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Saturday, August 18, 2018


(gates open at 6:00PM)

Swingin’ Medallions Performance Ticket: 
Tickets $28;
Table for 8 $275;
(7% tax added to all ticket sales)

Known as The Party Band of the South, the Swingin’ Medallions band was made famous by its 1.5 million-selling hit album, Double Shot of My Baby’s Love, in 1966. It remains the signature song of the band. The song, in fact, continues to demonstrate its timelessness on radio, television and in motion pictures. The cast of the hit television series “Ally McBeal” sang along with the original recording in a 1998 episode. Bruce Willis sang the song in an episode of Moonlighting. In 1999, it was again featured in the NBC miniseries, The 60’s. It was heard on the big screen in Sorority Boys and most recently the lead character in the 2017 movie, The Big Sick, wore a Swingin’ Medallions t-shirt in many scenes. In September 2009, Bruce Springsteen and the E Street Band invited the Swingin’ Medallions on stage at the Bi-Lo Center in Greenville, SC to join in a rendition of “Double Shot.” Bruce even labelled this version of “Double Shot” as the greatest fraternity rock song of all time.

How does a band endure the generations? Along with their timeless music, the Swingin’ Medallions’ signature high-energy style delights audiences of all ages. The band was founded in 1962 by John McElrath and now includes his sons, Shawn and Shane. The band has performed throughout the nation in thousands of venues. Featuring an ever-popular horn section, the group effectively blends the music of yesteryear and today, making it an overwhelming favorite with college audiences and mature rock and rollers.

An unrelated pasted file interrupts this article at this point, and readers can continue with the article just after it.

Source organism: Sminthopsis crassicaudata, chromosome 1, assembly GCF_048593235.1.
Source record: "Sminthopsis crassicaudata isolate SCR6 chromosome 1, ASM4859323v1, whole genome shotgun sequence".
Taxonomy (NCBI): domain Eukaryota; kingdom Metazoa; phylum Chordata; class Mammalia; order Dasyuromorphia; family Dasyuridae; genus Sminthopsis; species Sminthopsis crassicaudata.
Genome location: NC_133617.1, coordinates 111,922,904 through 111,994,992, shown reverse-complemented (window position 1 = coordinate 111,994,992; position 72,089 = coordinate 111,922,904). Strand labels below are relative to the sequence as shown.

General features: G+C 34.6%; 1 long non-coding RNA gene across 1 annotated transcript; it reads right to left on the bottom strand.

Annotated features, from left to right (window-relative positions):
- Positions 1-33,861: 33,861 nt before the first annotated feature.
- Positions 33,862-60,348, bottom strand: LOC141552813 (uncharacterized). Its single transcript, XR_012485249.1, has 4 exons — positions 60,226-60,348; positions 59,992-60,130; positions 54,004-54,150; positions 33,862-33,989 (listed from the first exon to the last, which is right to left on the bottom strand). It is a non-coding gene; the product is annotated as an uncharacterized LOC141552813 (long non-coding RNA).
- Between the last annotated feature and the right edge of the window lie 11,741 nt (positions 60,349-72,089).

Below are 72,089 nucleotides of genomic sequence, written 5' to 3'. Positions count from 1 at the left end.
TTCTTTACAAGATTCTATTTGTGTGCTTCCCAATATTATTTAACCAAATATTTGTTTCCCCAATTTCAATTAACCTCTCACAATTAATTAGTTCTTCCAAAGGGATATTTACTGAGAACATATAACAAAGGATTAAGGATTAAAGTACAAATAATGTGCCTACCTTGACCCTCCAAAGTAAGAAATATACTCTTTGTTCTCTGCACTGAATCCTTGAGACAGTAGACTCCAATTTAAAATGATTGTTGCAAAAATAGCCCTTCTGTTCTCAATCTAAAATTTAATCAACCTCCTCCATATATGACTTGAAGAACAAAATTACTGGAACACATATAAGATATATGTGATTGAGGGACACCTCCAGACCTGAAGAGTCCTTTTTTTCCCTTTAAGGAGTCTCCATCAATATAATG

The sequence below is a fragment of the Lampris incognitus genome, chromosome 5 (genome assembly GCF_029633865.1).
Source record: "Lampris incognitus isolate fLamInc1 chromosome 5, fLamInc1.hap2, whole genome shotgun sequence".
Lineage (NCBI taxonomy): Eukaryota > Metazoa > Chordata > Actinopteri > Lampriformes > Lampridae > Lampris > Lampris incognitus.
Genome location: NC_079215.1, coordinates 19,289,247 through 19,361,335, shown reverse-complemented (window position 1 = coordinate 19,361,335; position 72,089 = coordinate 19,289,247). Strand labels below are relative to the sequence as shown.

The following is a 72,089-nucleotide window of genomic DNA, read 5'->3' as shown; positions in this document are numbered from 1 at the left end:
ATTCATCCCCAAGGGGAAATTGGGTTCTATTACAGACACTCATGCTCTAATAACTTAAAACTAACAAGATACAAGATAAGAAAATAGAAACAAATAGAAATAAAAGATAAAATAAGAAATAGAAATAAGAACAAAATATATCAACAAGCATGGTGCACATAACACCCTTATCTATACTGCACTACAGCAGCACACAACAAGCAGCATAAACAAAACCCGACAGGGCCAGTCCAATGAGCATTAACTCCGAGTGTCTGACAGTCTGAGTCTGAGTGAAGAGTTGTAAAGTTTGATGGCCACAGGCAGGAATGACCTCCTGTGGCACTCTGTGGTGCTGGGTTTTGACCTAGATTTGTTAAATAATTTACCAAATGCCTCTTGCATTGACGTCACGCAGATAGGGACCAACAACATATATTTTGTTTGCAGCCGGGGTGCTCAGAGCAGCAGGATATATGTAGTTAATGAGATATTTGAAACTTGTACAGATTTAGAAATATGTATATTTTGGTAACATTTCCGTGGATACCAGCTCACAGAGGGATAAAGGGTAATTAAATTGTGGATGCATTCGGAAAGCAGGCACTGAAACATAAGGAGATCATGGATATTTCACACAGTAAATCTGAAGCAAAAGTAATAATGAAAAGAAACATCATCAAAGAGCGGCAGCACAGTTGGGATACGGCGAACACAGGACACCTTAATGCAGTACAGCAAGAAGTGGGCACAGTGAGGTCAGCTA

Lewis Grizzard (Southern humorist and writer) labeled the Medallions as The Party Band of the South, a moniker that has become forever synonymous with the Medallion name. Chicago Tribune nationally syndicated columnist Bob Greene wrote an article entitled The Swingin’ Medallions View of U.S. History, after discovering the song being played and sold in the gift shop of the Smithsonian Institute. When he asked why it was available in the nation’s foremost repository of history, the clerk replied, because it’s as much a part of our history as anything else we sell.